"He's quiet, but tough - a mild-mannered guy who led by example," said Spears, whose first win as interim in 2004 was keyed by a series of shattering second-quarter sacks by Pettway against Bethune-Cookman. He sent one quarterback to the bench on a crushing tackle, then sacked his replacement on the very next play.

Not that Pettway talks about such heroics, not even on the eve of the combine.

"My attitude going in is very positive," he finally allowed.

It's easy to forget that Pettway was recognized as GSU's defensive player of the year last week, then flew out to Atlanta to receive Sheridan Broadcasting Network All-America honors.

They give those awards to people who knock other people down.

Call him Grambling State's easy-going horseman of the apocalypse, its polite prince of darkness.


Pettway talks about the honor of being invited. Still, he politely - and rightly - assumes that the combine is more of a challenge than a reward.

"The NFL and the combine have gone away from black colleges since the days of Doug Williams and (James) `Shack' (Harris)," Pettway said. "Times have changed. So, it's a real honor if you get selected from one of our conferences."

Pettway is, in fact, one of just eight players from a historically black college to receive an invitation to the combine this year.

"I've got to be faster, a little better," said Pettway. "I want to prove to them that even though we don't play schools like Miami, we still have great players."

Forced to sit out a year after transferring, Pettway had his initial experience at outside linebacker in his first game for GSU, a shutout loss to San Jose State in August 2003.

"I was nervous when I was out there," said Pettway, who had played defensive end at Southern Arkansas. "But at the same time, I was thinking: They put me here because they thought I could do something. I just went about making plays."

Make them he did: Pettway finished with 11 punishing tackles, including five solo grabs and three tackles for a loss of 9 yards. The conference named him defensive player of the week.

He struggled at times, that first year. But by the time he lined up on that soggy night in Jackson, Miss., in October 2003, Pettway was on his way.

The rain was biblical. Only GSU's quiet quarterback killer kept the dissipating crowd from noticing if the local animal population was, in fact, pairing up.

Pettway accounted for 11 tackles, 10 of them solo, and two sacks. Jackson State's signal-caller also had to leave the game, as the local Tigers grinded their way to a win.

"It took him some time to excel, because we had him in two positions," said Spears. "Coach Williams and I wanted to look at where he was going to project in the draft, and play him to that strength. Once he found his niche, he started to find real consistency."

He would finish his junior season, the first at GSU after transferring, with a team-high 70 tackles. That included five sacks for a loss of 20 yards, three pass breakups and a forced fumble.

Unassuming in life, Pettway proved to be merciless off the edge.


Production and versatility, coupled with Pettway's size and straight-line speed, have garnered uncommon attention for a small-school star.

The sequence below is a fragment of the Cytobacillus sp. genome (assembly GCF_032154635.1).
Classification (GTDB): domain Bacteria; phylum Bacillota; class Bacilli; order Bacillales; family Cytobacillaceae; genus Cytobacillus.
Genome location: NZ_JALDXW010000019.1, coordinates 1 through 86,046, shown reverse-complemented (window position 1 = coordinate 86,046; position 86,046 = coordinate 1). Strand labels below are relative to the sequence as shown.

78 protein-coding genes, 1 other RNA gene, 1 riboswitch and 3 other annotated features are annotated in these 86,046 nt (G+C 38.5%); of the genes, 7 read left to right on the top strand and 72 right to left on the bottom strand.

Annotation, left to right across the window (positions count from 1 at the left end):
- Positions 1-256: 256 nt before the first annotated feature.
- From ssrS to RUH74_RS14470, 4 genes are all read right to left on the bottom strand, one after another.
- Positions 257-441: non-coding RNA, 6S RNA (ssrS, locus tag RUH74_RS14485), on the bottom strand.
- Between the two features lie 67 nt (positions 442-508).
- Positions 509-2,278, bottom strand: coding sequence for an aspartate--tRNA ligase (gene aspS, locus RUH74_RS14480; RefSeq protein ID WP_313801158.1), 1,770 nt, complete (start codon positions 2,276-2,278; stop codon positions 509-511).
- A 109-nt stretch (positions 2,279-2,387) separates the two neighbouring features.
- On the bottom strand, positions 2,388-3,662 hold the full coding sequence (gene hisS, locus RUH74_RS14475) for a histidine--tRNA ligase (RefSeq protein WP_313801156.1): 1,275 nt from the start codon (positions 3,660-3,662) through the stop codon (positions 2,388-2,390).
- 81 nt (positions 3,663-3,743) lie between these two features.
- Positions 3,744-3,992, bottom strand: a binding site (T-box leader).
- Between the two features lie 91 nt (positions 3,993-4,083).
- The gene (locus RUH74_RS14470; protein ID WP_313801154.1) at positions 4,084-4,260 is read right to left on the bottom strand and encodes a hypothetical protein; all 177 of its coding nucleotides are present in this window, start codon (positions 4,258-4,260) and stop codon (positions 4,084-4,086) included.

No surprise here, but Pettway - always more apt to sack than to smack - takes it in stride.

"I've got to keep myself up because I know there will be a lot of competition from larger programs," he said. "They might be thinking I haven't competed at the same level. That keeps me in my place. When I am training, I realize I have got to give a little more."

This week's combine sessions, held in Indianapolis, include both physical exams and hours of interviews on a position-by-position basis. Pettway is expected to be evaluated with the rest of the prospective linebackers on Sunday.

Scouts will poke and prod him, measuring for height, weight, arm length, hand length and body fat. Pettway will run the 40-yard dash, participate in a vertical and broad jump, then grunt through a 225-pound bench press, 20- and 60-yard shuttles and the three-cone drill.

Intelligence will then be measured using the Wonderlic Test, a 50-question exam administered over 12 minutes.

"In this league, everything counts - and character is very, very important," said Williams, who will scout the combine talent for Tampa Bay. "There won't be any flaws there. He's been grounded for a long time. He's very humble."

Both Williams and Spears attribute that to Pettway's parents - William and Annice of Houston - who have a strong connection with GSU. His father, in fact, is friends with Collie J. Nicholson, the school's legendary sports information director from 1948-78.

"Most of those kids who had folks who went to Grambling grow up as a Tiger," said Spears. "They look forward to upholding the legacy."

Pettway, a nice guy hoping to finish first, is clear-eyed about that challenge - and how it plays out for anyone looking to be drafted out of a historically black institution.

"Coming from Grambling and going to the combine, I just look at it as a privilege," Pettway said. "I want to represent Grambling and all the greatness that has gone through there. It still goes on. I'm just glad I'm getting the chance to show that. Maybe the NFL will get back into the habit of looking at our conference."

Is he a `Road Runner' or a `Widowmaker'?

The only thing missing from Kenneth Pettway's resume is one of those great Grambling State nicknames.

Collie J. Nicholson, GSU's legendary sports information director from 1948-78, penned one for all the legends - from Paul "Tank" Younger to Gary "Big Hands" Johnson.

"They had to have something behind the nicknames," said Nicholson, who still writes about sports from his home in Shreveport.

Pettway, Nicholson agrees, fits the bill. "He should do well up there (at the NFL Combine)," said Nicholson.

Pettway's great straight-line speed might suggest "Road Runner." That quiet intensity? How about "SBD," Silent but Deadly. His versatility as a two-position all-conference player? May we suggest "Switch Blade"? That propensity for crushing tackles reminds us of "Widowmaker."

"You could always go out and get a nickname," Nicholson finally allows. "But Grambling has tried to give them more than just a nickname; they get an education, too."